TIL death do we part: Giving T cells a refresh to kill skin cancer
TIL tumor infiltrating lymphocyte TIL therapy

TIL death do we part: Giving T cells a refresh to kill skin cancer

Dr. Talia Henkle
Dr. Talia Henkle

In 10 seconds? Scientists are refreshing T cells that live inside tumors to treat skin cancer. This approach might help patients who have no other treatment options left.

‘Refreshing’ T cells—what’s that? I thought you might ask. Let’s start with some background. Remember, T cells are immune cells that can kill cancerous cells. However, tumors employ a bunch of sneaky tricks to prevent T cells from working correctly. New cancer treatments called immune checkpoint inhibitors help bolster T cells to kill tumors but they aren't a silver bullet. Although checkpoint inhibitors have dramatically improved treatment outcomes for many patients with advanced-stage skin cancer, still 40-65% of the rest of these patients fail to respond to these treatments. Recent studies employing a ‘cellular therapy’ have shown promising results in skin cancer patients who aren’t helped by checkpoint inhibitors.

And what exactly is cellular therapy? In cellular therapies, a patient’s own cells are used to treat a disease. In this case, scientists are using T cells that come from patients’ tumors. They reasoned that T cells inside tumors are likely to be there because they are trying to take out the tumor, but they aren’t successful because they are dazed and confused from the toxic tumor microenvironment (AKA the cellular habitat inside tumors that differs from the rest of the body).

Got it. So how does T cell refreshing work? How can we give T cells a renewed focus? In this approach, scientists remove some T cells from a tumor biopsy (remember, there are a bunch of immune cells inside tumors!), rejuvenate and expand them (AKA make them multiply) in a laboratory, and then infuse them back into a patient. Essentially giving the T cells a rejuvenating spa treatment so they are refreshed at the molecular level, and ready to tackle cancer!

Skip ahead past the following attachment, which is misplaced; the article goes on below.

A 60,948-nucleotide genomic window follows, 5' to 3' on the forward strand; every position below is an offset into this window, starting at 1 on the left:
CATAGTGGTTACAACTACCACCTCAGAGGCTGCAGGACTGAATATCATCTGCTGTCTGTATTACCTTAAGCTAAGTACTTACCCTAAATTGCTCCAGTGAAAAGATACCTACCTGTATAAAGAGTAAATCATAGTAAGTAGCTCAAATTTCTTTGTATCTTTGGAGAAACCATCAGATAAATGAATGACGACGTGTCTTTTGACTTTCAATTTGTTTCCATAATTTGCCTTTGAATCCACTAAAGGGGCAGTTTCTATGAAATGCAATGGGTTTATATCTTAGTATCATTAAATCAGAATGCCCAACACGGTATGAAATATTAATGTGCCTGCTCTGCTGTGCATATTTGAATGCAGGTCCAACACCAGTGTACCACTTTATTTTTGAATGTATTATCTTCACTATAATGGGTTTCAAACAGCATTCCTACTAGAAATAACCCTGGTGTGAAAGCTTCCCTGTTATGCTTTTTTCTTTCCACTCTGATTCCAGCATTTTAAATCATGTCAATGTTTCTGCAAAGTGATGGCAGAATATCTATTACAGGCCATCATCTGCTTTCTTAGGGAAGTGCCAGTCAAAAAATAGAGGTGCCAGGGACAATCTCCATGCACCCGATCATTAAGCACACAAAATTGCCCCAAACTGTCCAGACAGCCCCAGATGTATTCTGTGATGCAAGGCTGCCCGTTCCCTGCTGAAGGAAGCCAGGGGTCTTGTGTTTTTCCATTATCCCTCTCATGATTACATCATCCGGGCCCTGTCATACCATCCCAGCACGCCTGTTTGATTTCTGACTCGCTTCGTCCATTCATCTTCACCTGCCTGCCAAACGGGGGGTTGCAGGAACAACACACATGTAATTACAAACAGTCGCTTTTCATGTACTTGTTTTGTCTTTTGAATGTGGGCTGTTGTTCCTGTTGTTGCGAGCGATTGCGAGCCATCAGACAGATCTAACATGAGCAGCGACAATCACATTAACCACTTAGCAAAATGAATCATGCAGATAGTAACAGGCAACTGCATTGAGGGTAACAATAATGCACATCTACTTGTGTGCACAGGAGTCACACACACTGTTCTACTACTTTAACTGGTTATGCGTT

Isn’t this called CAR-T cell treatment? Nope, that’s different. CAR-T cell treatment is another type of cellular cancer therapy where T cells are taken from the blood (versus the tumor) and engineered to tackle cancer (not just expanded). The refreshing method we are talking about here is called Tumor Infiltrating Lymphocyte, or TIL, therapy. From a patient experience, however, it's similar. Patients need to have their T cells collected, undergo an intensive chemotherapy regimen, and then receive the infusion of the cellular treatment about 2-3 weeks afterward.

TIL therapy takes T cells (pink) from tumor biopsies, multiplies them in laboratory settings and then infuses them back into the patients. This approach is currently being tested to treat skin cancer Source

OK, and how well does TIL treatment work? Results are promising so far! In a Phase 2 clinical trial of patients of advanced-stage melanoma patients who had exhausted all other treatment options, TIL treatment helped shrink tumors in 36% of patients! A larger Phase 3 clinical trial is underway and has already reported that TIL therapy increased progression-free survival, which is a term used to describe when cancer does not get worse after treatment, more effectively than checkpoint blockade by several months (7.2 months vs. 3.1 months respectively).

Pretty cool, but still not a cure, right? Right, not exactly. But remember these cancers are the hardest to treat, so extended survival is certainly a welcome outcome. Still, we must await the final results of this clinical trial to really know if TIL therapy can produce meaningful and durable cancer responses.


The mystery of ‘bystander’ T cells

Each T cell in our bodies has a specific target it’s destined to take out. It makes sense that T cells in tumors would be specific for fighting tumors, but when scientists checked this out they found that the majority of T cells inside tumors are specific for non-tumor targets–like viruses (they call these bystander T cells)!

Scientists aren’t sure whether bystander T cells play an important role in anti-tumor immunity or if they end up there by mistake. Hopefully continued study of TIL treatments, which broadly expand T cells despite their specificity, will help solve this mystery!

Dr. Talia Henkle has distilled 2 research papers, saving your 7 hours of reading time


The Science Integrity Check of this 3-min Science Digest was performed by Dr. Jacquelyn Bedsaul.



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